|at the Gerald R. Ford Presidential Museum, Grand Rapids, MI.|
June 19 - August 31, 2009
|This exhibition juried from quilts by members of Studio Art Quilt Associates focuses on the theme of “musings,” which connotes contemplation, meditation, and reflection. The idea of the artist’s muse also comes to mind—the provocative force or source of inspiration driving us to create art.
|Several of the artists whose work was selected for Musings conceptualized serene natural settings conducive to a meditative state, notably White Birch Forest by Ann Loveless, while others designed a peaceful indoor space, such as Shelley Brucar’s Room with a View. Tracy McCabe Stewart referenced a specific type of location in her splendid Torii Gate, a structure functioning in Japanese culture as a portal to sacred space. Asian sources influenced other artists, including Casey Puetz, whose Balance is itself a meditation on yin and yang. Although constructed as a simple, one-patch quilt, Units 14:“Shibumi” by Benedicte Caneill, with its sophisticated patterns of color and texture, epitomizes the effortless perfection defined by “shibumi.”
Specific images captured the imagination of a few artists, who mused on an idea then expressed it in fabric. Unexpected by B.J. Adams centers a group of onions within an elegant floral grid, and Dottie Moore’s eerie Metamorphosis transforms tree leaves into a flight of butterflies. Gera Witte’s Dress Up seems to float shoes and purses in a stream of consciousness, accompanied by dress patterns embedded in memory.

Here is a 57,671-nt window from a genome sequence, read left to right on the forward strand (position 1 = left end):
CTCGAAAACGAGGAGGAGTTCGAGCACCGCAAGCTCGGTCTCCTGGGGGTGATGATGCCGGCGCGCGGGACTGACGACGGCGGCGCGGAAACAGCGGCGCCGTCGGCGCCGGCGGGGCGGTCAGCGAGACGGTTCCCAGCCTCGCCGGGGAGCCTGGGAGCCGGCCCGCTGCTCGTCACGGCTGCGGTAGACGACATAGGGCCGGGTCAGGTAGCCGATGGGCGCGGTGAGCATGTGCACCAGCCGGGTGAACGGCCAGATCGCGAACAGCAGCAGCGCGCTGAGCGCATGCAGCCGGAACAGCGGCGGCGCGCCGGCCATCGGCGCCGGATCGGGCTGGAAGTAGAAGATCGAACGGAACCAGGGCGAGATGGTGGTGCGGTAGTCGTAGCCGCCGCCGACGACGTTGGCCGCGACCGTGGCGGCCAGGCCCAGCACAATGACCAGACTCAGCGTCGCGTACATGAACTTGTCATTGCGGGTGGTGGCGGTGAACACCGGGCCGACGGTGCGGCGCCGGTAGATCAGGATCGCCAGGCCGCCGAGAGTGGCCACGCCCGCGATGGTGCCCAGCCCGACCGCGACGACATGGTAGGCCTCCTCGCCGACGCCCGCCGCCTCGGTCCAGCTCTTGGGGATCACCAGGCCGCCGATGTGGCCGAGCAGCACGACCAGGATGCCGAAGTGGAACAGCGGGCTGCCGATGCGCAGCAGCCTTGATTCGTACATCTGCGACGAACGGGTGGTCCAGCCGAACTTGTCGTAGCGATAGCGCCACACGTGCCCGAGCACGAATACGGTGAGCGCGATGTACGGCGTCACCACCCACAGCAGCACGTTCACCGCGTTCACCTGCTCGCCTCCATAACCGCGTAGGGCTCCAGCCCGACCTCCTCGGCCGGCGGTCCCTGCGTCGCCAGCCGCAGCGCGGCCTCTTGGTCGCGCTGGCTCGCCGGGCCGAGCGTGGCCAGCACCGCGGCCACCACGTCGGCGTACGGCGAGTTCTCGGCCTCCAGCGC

Two quilts by Judith Plotner document her private musings on sunsets and the Adirondacks, with half-formed words and vague, intriguing associations. Denise Linet’s colorful Folio IIIriffs on color studies of the same name by Josef Albers. In Reflections V: Bog, Peg Keeney not only contemplates the idea of a bog, with its neutral colors and layering, but also visualizes that process of reflection. The graphic abstraction of these works situates them within the category of abstracted thought shared by the majority of quilts presented in the exhibition.
Flight, darkness, insomnia, pain, anxiety, secrets, and passages were food for thought. Clairan Ferrono’s Darkness Surrounds, with its flickers of light, seems to be settling in for a good night’s sleep, while Insomnia by Gwyned Trefethen screams out the frustration of a white night. In Eileen Lauterborn’s Writing on the Wall, her fatalistic message is transmitted in jagged white lines, and Frauke Palmer creates an anxious surface with the color contrasts of Troubled Waters. Other abstractions show the artist contemplating an aesthetic concept or problem, such as the numerous truncations in Marcia DeCamp’s Broken Squares and the swelling of color in Big Red II by Pat Pauly. Mary Andrews’s Sand Dollar #10 positions her imagery in narrow sections, locating her subject in its littoral environment.
Each work in this exhibition was conceived to express a specific idea, or the artist contemplated the work as it progressed, building on associations and reflections until an idea was born. The power of contemporary quilt art stems from the juncture of content and materiality—objects that encourage both enjoyment and thought.
---Sandra Sider, Musings juror